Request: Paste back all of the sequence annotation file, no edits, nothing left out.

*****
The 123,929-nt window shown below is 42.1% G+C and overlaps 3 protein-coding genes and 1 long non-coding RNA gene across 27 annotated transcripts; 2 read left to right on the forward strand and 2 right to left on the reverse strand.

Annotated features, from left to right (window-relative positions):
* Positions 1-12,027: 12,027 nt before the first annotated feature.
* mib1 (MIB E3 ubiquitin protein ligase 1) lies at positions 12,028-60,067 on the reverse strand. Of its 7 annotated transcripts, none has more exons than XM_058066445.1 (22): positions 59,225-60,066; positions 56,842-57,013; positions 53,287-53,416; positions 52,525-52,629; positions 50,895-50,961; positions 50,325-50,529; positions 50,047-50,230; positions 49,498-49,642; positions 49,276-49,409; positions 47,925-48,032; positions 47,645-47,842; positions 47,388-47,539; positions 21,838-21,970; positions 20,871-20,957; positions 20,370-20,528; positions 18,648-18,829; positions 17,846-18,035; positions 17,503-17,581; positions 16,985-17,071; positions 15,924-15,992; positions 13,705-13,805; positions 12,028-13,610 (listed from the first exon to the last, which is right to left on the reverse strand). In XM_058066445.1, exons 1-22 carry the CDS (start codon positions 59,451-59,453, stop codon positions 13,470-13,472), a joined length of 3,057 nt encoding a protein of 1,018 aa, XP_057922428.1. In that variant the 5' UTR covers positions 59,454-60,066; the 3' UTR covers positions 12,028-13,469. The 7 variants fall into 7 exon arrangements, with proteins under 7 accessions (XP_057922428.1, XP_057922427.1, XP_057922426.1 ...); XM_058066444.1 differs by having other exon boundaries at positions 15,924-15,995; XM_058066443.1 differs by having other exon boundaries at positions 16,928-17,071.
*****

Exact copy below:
The 123,929-nt window shown below is 42.1% G+C and overlaps 3 protein-coding genes and 1 long non-coding RNA gene across 27 annotated transcripts; 2 read left to right on the forward strand and 2 right to left on the reverse strand.

Annotated features, from left to right (window-relative positions):
* Positions 1-12,027: 12,027 nt before the first annotated feature.
* mib1 (MIB E3 ubiquitin protein ligase 1) lies at positions 12,028-60,067 on the reverse strand. Of its 7 annotated transcripts, none has more exons than XM_058066445.1 (22): positions 59,225-60,066; positions 56,842-57,013; positions 53,287-53,416; positions 52,525-52,629; positions 50,895-50,961; positions 50,325-50,529; positions 50,047-50,230; positions 49,498-49,642; positions 49,276-49,409; positions 47,925-48,032; positions 47,645-47,842; positions 47,388-47,539; positions 21,838-21,970; positions 20,871-20,957; positions 20,370-20,528; positions 18,648-18,829; positions 17,846-18,035; positions 17,503-17,581; positions 16,985-17,071; positions 15,924-15,992; positions 13,705-13,805; positions 12,028-13,610 (listed from the first exon to the last, which is right to left on the reverse strand). In XM_058066445.1, exons 1-22 carry the CDS (start codon positions 59,451-59,453, stop codon positions 13,470-13,472), a joined length of 3,057 nt encoding a protein of 1,018 aa, XP_057922428.1. In that variant the 5' UTR covers positions 59,454-60,066; the 3' UTR covers positions 12,028-13,469. The 7 variants fall into 7 exon arrangements, with proteins under 7 accessions (XP_057922428.1, XP_057922427.1, XP_057922426.1 ...); XM_058066444.1 differs by having other exon boundaries at positions 15,924-15,995; XM_058066443.1 differs by having other exon boundaries at positions 16,928-17,071.